Sometimes the only way to ward off the chill of a fall Saturday is by adventuring in parts
unfamiliar. So with my dog in tow, I set out toward Paradise Valley in a down jacket and
went to Pine Creek.
The trail leading up to Pine Creek Lake is popular year-round for Livingston area
residents, hikers and fishermen in the more pleasant seasons and backcountry
snowriding enthusiasts in the winter. There’s no good reason to not explore the area,
and I chided myself with those thoughts while the radio relayed the play-by-play
action of Montana State University’s home football opener. It was late afternoon and
the Bobcats had the game firmly in hand when I reached the trailhead. A couple fly
fishermen were breaking down their gear. The lake was fishing well, they said. Montana
Fish, Wildlife & Parks stocks the lake with Yellowstone cutthroat trout every three years.
Fish of good size can be had for those willing to make the five-mile trek to the lake. “It’d
fish best with a lightweight float to access the lunkers in the depths,” one of the men
said, with a wistful grin of someone who knew what that entailed.
The dog and I meandered up the trail, stopping to play in the creek and scrambling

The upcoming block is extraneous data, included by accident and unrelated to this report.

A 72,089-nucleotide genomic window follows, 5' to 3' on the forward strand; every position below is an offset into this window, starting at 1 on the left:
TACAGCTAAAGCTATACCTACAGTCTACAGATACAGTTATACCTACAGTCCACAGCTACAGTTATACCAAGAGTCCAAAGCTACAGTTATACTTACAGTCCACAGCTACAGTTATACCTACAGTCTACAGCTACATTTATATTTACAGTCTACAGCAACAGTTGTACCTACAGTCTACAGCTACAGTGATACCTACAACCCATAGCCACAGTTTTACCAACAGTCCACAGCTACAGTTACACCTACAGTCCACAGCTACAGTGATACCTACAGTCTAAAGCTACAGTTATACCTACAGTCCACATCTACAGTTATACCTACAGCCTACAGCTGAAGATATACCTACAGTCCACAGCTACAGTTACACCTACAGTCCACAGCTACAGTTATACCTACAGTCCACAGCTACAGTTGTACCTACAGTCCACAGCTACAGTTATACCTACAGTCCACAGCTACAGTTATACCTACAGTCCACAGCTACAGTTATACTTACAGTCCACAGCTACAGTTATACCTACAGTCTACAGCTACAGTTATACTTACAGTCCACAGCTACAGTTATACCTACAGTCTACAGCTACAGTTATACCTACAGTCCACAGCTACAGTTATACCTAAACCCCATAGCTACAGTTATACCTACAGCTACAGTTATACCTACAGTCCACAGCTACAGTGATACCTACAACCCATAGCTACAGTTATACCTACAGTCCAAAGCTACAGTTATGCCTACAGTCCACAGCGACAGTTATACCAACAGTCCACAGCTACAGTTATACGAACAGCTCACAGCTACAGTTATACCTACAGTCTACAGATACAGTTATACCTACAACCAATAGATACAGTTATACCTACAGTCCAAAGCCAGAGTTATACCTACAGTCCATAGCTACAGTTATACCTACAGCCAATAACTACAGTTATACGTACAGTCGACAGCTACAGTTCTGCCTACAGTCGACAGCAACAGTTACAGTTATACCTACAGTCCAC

around rock fields that bordered the trail. We had made it as far as Pine Creek Falls
when time compelled us to turn around. Pine Creek Café was holding its final barbecue
and outdoor concert of the season. I wanted to get there in time to watch the sun set
and take in the music before my weak summer cold tolerance pushed us back to the car.
The Bobcats had let their foes back in the game in the time it took to cover the couple
mile hike. As I drove, I eased up on the gas pedal on the dirt road winding away from the
trailhead to listen as the team fended off the comeback.
We got to the café as the Scooter rown Band finished its sound check. A few tourists,
bundled against the cold, mingled around the picnic tables with less heavily clad locals,
most eating pulled pork and listening to the band’s Irish guitar player explain in his
inflected English that, really, only one of the Texas country band’s members was actually
The sun turned the valley’s eastern slopes red and then its western skies orange and
pink, hues elevating the feelings of camaraderie among strangers brought about by the
autumn hike and windy barbecue and guitar-based country Americana band.